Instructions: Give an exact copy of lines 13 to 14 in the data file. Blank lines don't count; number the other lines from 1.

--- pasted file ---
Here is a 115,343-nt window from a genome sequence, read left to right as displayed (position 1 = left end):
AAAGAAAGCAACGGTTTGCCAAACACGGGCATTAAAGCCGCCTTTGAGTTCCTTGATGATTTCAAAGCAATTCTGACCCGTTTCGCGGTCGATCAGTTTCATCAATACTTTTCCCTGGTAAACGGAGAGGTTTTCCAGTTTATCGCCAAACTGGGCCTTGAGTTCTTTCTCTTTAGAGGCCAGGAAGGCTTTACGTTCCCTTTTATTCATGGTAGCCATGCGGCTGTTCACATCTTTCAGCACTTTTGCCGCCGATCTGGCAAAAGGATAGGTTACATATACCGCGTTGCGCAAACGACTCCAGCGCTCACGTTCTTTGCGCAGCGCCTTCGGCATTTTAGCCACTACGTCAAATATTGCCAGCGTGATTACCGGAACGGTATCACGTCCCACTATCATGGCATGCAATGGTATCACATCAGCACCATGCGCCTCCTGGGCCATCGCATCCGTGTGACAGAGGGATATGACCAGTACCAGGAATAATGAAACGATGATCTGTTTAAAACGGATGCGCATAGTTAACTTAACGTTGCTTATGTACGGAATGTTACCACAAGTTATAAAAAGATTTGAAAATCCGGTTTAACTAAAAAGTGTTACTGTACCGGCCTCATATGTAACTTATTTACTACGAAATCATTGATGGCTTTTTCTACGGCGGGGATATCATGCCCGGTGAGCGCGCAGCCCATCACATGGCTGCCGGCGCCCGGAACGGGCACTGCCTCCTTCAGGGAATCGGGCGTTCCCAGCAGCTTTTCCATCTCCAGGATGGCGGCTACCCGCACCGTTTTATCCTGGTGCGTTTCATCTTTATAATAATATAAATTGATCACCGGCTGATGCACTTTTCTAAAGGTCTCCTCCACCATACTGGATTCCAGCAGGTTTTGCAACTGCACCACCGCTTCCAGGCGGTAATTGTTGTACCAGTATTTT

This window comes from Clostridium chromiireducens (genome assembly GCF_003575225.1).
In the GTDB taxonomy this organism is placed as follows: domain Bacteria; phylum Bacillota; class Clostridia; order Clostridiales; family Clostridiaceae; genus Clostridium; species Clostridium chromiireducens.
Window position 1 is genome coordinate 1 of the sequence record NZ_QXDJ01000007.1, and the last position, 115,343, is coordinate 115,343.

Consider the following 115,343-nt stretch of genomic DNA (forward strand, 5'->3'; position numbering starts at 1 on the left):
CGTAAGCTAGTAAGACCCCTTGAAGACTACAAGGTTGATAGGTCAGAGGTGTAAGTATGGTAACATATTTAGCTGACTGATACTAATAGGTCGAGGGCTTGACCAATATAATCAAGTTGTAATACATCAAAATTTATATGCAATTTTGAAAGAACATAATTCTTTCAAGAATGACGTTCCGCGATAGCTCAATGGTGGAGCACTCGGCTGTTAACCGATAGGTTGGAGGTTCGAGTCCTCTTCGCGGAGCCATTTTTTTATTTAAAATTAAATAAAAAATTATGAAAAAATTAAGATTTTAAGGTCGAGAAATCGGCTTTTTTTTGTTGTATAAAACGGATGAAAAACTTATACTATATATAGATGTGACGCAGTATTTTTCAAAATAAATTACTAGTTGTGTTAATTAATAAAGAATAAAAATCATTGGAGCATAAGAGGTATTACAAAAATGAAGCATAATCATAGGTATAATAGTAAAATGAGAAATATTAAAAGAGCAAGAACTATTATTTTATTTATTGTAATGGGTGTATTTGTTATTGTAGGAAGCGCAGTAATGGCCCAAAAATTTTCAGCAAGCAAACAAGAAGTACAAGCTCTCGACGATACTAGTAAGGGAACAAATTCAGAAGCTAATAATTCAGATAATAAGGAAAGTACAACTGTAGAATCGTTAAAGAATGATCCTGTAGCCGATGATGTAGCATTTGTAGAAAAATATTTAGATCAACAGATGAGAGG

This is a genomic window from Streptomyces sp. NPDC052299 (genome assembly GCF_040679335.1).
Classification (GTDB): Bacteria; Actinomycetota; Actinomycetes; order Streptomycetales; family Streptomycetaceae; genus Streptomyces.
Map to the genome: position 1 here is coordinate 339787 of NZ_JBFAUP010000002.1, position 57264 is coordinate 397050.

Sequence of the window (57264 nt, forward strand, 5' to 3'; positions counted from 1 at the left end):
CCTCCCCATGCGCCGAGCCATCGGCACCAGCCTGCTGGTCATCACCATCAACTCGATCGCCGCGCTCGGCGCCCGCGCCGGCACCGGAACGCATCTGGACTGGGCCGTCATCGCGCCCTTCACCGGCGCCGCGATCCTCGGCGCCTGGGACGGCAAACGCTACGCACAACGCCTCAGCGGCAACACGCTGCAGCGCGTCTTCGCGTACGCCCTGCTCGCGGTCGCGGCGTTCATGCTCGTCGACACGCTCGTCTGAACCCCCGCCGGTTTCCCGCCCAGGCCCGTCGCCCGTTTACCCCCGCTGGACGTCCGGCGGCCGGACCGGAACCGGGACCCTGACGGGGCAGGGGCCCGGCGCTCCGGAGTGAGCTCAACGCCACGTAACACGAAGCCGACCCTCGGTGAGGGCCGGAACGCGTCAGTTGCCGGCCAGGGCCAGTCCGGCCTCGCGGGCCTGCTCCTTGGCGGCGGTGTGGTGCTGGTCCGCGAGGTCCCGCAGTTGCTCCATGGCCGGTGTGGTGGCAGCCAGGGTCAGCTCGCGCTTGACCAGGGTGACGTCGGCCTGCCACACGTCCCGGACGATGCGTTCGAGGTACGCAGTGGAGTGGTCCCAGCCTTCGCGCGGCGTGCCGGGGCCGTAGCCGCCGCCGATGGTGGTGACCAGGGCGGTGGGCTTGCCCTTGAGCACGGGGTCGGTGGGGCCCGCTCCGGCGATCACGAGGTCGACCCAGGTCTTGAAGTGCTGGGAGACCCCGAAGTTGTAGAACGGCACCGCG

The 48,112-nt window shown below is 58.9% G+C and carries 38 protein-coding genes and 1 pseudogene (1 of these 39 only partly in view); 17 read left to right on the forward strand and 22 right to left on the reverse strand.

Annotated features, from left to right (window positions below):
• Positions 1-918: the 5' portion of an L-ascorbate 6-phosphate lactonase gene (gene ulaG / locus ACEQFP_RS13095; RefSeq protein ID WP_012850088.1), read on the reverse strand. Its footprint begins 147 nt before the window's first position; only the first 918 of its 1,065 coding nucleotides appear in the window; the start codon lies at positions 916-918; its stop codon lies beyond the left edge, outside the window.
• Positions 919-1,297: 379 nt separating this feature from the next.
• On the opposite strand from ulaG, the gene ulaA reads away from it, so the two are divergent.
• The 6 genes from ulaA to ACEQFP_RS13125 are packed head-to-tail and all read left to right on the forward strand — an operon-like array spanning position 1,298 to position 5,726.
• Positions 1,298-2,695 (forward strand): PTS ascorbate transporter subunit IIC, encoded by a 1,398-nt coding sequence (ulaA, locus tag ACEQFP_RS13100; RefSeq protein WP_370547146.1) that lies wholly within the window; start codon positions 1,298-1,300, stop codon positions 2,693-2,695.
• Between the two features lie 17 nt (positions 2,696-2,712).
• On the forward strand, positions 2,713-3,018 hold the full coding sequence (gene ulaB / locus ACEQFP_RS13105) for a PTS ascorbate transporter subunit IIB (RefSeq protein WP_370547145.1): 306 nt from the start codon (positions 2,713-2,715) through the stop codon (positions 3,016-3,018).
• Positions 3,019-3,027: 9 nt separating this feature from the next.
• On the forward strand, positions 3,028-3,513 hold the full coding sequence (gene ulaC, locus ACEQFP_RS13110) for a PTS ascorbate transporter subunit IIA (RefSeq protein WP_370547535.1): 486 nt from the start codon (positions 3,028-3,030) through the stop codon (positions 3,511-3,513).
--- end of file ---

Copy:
The 48,112-nt window shown below is 58.9% G+C and carries 38 protein-coding genes and 1 pseudogene (1 of these 39 only partly in view); 17 read left to right on the forward strand and 22 right to left on the reverse strand.

Annotated features, from left to right (window positions below):